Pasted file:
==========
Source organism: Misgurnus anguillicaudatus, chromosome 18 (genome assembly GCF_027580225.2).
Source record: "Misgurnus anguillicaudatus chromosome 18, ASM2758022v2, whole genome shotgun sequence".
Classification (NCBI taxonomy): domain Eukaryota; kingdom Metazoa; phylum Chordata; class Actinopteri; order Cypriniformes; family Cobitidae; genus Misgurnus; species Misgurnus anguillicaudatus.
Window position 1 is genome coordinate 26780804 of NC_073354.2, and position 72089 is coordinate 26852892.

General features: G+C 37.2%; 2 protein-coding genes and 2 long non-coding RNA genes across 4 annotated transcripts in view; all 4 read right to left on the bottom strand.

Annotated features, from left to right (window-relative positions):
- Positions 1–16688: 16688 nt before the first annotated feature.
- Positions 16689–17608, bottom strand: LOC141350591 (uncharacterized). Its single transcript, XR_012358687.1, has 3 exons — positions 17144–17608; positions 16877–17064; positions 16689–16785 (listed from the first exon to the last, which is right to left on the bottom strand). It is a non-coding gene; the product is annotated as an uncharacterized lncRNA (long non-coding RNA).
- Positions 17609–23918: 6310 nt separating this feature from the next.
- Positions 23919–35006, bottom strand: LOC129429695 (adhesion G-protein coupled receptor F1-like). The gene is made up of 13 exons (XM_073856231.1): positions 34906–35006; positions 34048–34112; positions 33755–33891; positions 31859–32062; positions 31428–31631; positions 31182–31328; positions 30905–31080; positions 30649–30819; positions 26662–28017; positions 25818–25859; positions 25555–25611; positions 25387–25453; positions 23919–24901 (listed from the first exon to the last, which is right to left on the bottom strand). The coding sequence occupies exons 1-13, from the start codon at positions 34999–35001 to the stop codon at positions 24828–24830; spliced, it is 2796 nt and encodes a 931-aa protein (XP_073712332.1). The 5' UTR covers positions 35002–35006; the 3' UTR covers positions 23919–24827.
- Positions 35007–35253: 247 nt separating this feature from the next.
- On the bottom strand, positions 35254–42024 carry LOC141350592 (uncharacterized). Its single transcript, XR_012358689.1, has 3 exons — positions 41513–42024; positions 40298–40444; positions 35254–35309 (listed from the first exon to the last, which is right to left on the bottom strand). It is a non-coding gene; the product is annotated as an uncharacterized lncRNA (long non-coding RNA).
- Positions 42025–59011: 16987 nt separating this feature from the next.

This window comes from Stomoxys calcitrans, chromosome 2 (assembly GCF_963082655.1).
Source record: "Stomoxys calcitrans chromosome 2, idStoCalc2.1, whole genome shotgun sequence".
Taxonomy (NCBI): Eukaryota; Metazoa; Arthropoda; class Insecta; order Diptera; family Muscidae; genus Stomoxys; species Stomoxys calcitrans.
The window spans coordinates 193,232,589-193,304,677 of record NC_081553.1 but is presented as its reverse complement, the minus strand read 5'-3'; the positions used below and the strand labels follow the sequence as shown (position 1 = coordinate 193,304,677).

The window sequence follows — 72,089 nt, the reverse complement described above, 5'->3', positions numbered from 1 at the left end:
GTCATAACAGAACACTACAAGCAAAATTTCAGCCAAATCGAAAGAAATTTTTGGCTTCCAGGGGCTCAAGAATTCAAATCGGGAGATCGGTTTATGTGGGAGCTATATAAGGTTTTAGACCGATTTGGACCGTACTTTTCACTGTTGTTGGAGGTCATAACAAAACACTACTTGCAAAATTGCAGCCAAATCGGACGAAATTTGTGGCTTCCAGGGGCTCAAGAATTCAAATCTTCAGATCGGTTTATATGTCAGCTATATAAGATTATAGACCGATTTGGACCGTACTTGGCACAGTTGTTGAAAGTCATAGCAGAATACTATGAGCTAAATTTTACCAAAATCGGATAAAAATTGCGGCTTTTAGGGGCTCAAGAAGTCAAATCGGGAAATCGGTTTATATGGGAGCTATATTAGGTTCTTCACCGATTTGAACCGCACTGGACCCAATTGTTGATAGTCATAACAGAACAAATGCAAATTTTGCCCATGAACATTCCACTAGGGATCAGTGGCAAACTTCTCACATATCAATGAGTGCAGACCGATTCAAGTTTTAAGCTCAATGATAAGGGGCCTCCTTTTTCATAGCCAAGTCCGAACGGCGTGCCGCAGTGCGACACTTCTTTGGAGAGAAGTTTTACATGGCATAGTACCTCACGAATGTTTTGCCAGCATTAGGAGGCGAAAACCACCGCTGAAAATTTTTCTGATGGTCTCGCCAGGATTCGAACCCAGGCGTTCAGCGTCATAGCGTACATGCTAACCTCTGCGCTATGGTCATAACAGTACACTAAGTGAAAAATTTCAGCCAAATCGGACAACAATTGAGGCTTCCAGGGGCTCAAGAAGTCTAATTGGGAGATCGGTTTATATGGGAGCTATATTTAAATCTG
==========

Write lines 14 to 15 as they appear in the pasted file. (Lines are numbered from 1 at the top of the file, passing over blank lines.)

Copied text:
This window comes from Stomoxys calcitrans, chromosome 2 (assembly GCF_963082655.1).
Source record: "Stomoxys calcitrans chromosome 2, idStoCalc2.1, whole genome shotgun sequence".